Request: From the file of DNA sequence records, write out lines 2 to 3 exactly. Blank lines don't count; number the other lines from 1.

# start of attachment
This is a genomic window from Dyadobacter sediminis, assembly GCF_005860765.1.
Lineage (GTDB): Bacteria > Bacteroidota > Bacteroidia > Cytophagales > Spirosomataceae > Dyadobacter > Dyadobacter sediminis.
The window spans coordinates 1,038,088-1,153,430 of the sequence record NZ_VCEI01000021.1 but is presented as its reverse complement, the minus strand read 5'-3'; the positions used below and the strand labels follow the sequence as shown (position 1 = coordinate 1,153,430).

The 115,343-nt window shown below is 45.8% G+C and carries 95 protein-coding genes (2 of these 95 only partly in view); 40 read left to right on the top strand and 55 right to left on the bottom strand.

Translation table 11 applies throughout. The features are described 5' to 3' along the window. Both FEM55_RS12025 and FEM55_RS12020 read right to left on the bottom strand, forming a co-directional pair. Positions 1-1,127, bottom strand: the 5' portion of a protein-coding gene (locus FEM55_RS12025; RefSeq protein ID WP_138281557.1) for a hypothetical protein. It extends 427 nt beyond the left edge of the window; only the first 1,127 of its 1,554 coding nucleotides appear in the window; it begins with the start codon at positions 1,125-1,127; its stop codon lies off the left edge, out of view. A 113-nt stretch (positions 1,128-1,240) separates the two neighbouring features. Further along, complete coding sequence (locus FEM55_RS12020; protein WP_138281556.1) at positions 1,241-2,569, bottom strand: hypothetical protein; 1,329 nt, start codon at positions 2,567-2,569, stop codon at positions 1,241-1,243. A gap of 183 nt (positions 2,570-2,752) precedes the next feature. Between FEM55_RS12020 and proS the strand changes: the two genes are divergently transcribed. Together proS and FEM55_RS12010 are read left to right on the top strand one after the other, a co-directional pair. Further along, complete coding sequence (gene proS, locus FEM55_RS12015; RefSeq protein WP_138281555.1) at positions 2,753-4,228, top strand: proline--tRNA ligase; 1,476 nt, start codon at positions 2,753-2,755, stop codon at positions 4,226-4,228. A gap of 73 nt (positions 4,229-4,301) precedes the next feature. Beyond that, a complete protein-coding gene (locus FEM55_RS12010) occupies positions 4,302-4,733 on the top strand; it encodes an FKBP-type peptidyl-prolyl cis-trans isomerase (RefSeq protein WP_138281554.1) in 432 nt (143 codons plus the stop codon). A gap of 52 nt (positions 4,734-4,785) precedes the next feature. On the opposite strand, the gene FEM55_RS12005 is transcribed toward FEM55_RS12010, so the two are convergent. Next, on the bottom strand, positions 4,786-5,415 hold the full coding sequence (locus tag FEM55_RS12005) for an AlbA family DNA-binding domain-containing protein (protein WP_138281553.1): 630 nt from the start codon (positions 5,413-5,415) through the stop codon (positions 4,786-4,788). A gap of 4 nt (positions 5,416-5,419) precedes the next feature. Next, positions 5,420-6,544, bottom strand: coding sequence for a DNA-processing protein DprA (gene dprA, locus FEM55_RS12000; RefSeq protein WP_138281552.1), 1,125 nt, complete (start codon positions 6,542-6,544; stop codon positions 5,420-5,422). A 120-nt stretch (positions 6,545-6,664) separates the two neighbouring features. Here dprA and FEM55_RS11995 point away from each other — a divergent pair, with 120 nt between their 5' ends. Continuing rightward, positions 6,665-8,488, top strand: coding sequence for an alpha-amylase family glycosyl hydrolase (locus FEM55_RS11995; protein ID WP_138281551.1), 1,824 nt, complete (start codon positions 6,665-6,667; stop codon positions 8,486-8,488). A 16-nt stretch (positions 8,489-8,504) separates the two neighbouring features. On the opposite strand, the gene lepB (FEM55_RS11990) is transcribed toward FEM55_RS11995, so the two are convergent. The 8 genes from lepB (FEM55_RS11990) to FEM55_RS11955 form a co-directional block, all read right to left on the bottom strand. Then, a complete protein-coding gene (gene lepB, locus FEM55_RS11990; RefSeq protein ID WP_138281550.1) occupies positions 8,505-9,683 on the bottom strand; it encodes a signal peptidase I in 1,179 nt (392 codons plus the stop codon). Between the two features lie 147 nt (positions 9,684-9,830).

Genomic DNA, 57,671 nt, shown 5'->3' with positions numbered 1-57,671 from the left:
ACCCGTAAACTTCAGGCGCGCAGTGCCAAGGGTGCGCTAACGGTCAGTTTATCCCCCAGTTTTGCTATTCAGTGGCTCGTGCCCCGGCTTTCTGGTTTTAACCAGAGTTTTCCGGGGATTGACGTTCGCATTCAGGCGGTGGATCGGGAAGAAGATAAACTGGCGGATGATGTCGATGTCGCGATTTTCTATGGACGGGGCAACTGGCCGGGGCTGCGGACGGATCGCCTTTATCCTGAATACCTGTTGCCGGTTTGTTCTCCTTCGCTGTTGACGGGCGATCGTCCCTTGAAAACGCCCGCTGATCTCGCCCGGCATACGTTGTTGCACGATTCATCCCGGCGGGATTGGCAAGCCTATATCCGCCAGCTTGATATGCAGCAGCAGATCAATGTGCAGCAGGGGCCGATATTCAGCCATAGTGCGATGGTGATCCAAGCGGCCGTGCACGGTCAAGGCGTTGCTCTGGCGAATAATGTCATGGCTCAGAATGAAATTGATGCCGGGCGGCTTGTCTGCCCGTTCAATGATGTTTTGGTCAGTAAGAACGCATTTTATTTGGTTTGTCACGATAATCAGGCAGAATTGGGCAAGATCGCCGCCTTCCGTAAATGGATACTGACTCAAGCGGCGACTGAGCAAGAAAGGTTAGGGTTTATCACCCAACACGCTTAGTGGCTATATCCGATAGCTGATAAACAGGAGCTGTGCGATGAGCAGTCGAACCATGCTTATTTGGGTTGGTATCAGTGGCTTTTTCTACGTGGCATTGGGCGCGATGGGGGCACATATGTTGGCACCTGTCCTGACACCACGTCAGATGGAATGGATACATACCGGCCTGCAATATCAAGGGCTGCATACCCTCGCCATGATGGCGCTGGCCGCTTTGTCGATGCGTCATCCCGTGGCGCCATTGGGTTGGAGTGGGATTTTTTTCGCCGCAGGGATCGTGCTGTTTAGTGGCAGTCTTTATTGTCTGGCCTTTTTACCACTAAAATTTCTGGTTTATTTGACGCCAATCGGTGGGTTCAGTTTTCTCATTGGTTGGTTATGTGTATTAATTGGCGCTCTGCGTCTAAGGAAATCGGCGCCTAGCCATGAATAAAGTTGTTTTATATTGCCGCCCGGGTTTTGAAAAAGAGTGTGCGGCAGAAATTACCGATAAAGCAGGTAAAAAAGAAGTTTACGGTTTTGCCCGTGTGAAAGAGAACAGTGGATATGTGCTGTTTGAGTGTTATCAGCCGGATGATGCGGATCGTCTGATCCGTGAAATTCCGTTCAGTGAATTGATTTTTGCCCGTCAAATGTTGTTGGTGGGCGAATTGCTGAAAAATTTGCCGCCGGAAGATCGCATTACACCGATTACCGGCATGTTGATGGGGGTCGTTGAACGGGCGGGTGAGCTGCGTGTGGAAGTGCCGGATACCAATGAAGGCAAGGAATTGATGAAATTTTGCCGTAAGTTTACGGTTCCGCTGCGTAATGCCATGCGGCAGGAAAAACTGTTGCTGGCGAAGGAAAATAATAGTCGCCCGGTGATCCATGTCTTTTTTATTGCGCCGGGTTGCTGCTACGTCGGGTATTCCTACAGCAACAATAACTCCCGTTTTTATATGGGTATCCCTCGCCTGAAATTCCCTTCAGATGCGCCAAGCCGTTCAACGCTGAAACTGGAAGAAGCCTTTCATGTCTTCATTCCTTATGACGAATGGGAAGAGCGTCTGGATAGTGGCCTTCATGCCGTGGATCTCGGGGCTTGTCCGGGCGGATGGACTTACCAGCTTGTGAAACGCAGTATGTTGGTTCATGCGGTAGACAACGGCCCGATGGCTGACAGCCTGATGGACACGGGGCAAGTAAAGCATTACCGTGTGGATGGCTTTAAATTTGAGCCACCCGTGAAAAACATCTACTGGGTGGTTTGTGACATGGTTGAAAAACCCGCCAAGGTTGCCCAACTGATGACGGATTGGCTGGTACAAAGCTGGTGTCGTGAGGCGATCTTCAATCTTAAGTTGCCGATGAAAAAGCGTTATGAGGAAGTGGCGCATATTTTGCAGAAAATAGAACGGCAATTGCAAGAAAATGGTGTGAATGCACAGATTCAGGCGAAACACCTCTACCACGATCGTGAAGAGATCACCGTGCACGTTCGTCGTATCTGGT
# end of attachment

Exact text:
Lineage (GTDB): Bacteria > Bacteroidota > Bacteroidia > Cytophagales > Spirosomataceae > Dyadobacter > Dyadobacter sediminis.
The window spans coordinates 1,038,088-1,153,430 of the sequence record NZ_VCEI01000021.1 but is presented as its reverse complement, the minus strand read 5'-3'; the positions used below and the strand labels follow the sequence as shown (position 1 = coordinate 1,153,430).